Oops, I Did It (Again)! The Emotional Experience, Interpersonal Responses, and Relational Consequences of Social Gaffes in the Workplace

Chandra Pathki

Research output: Contribution to journalArticlepeer-review

1 Citation (Scopus)

Abstract

In line with the research on how specific episodes affect relationships, we advance workplace social gaffes—work episodes where employees think either their own or others' social behavior unintentionally violated interactional expectations and threatened the actor's relational value—as an event that can shape employees' workplace exchange relationships. Using a sensemaking lens, we explain when and why employees will believe they committed a social gaffe. In so doing, we advance a new definition of a social gaffe that outlines its necessary attributes. We then integrate sensemaking with the research on self-conscious emotions to theorize that on perceiving their social gaffe, employees can experience embarrassment, or guilt, or shame—based on how they make sense of the social gaffe. These emotions, in turn, are theorized to shape employees' subsequent interpersonal response (repair vs. withdrawal). Moving onto colleagues' reaction, we posit that whether or not colleagues view the initial employee action as a social gaffe will influence their reaction (benign vs. hostile) to employees' interpersonal response. Over time, this employee–colleague interaction pattern is theorized to influence the quality of their exchange relationship. We thus outline how even seemingly minor workplace social gaffes can have complex emotional, interpersonal, and relational consequences.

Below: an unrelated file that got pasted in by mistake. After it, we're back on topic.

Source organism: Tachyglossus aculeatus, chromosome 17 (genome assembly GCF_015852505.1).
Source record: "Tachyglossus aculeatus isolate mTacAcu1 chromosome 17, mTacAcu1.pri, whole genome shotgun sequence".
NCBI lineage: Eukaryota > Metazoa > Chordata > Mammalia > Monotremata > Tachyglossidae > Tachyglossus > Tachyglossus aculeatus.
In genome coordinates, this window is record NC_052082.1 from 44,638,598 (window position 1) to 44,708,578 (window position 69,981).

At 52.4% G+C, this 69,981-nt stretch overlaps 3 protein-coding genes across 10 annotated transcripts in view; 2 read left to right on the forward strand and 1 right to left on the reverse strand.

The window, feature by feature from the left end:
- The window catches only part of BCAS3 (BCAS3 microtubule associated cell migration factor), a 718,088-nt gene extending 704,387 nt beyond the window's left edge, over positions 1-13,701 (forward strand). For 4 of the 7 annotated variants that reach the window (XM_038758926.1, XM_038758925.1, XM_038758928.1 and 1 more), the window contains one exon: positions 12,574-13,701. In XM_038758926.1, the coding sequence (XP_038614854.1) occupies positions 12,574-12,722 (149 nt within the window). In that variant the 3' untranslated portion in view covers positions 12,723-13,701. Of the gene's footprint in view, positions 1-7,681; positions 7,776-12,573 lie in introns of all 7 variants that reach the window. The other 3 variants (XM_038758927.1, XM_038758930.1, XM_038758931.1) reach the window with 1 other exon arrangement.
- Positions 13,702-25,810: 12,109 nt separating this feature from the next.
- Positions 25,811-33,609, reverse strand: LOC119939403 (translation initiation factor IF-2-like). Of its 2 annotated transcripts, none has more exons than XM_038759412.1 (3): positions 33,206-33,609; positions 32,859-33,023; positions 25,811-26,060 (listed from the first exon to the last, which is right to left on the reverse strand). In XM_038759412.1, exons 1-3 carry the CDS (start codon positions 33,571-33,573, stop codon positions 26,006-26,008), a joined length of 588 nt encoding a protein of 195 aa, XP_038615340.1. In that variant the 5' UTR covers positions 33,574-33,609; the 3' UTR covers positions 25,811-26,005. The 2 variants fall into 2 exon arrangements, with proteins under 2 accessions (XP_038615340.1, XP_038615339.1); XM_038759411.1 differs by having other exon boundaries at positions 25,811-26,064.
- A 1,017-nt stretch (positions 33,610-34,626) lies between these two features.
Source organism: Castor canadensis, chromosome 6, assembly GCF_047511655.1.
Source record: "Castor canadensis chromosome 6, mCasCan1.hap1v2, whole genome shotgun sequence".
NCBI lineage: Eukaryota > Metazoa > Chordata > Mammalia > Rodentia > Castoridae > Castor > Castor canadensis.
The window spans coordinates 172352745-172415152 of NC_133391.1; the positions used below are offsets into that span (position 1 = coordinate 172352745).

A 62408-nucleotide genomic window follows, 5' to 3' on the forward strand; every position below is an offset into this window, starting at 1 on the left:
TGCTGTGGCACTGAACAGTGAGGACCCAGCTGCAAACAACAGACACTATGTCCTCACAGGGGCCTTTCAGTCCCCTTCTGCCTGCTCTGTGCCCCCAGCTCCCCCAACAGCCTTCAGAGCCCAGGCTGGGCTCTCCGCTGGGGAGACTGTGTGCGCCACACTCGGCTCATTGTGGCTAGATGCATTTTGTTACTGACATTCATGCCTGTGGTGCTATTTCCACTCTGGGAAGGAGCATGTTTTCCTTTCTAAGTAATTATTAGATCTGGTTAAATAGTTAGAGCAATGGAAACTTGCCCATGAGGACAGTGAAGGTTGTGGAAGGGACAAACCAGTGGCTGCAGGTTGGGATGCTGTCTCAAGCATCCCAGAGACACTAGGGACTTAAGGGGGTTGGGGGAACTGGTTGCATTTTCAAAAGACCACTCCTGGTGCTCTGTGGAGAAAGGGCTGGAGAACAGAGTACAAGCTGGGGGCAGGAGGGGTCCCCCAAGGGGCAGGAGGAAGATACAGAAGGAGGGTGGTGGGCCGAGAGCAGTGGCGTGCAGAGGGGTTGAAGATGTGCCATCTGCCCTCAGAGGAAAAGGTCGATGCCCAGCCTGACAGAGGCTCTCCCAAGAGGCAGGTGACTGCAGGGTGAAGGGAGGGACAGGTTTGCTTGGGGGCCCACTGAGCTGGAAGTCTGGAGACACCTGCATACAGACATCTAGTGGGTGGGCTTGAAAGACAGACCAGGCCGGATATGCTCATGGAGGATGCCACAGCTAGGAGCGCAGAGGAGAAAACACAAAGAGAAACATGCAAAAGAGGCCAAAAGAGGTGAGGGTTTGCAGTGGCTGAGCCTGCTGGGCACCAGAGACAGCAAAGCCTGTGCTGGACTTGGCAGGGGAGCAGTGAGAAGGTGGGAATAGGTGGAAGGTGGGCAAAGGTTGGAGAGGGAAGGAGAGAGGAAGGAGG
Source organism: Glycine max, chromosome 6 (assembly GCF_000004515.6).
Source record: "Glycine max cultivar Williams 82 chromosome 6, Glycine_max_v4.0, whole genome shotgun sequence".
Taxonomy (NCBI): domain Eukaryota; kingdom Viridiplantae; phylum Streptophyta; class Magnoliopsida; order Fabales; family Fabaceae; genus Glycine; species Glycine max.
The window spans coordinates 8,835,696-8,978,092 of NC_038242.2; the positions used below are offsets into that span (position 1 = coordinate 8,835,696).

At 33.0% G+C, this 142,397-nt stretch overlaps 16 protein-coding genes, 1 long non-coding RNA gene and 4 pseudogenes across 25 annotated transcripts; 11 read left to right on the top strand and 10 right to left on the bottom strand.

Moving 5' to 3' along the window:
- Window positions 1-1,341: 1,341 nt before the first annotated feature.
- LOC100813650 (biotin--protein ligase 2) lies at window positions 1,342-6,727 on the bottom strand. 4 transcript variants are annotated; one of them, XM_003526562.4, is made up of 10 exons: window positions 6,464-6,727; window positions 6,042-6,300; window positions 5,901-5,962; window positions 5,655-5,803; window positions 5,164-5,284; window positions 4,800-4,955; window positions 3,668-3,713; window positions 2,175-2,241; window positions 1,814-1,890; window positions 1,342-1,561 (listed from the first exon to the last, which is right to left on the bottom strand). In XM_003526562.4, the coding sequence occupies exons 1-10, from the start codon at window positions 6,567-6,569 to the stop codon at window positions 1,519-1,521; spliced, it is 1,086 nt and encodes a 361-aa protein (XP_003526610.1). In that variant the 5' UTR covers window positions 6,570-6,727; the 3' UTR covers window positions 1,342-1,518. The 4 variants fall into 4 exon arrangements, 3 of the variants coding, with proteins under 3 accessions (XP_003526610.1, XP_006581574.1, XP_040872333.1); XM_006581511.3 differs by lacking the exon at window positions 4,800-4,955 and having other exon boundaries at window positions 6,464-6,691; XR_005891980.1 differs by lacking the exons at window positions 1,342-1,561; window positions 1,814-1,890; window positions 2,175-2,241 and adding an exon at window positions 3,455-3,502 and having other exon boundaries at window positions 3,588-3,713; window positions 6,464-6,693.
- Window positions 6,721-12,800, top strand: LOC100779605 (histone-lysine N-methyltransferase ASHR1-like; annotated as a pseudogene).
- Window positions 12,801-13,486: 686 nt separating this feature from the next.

Original languageEnglish
Pages (from-to)1261-1281
JournalJournal of Organizational Behavior
Volume42
Issue number9
Publication statusPublished - Nov 2021

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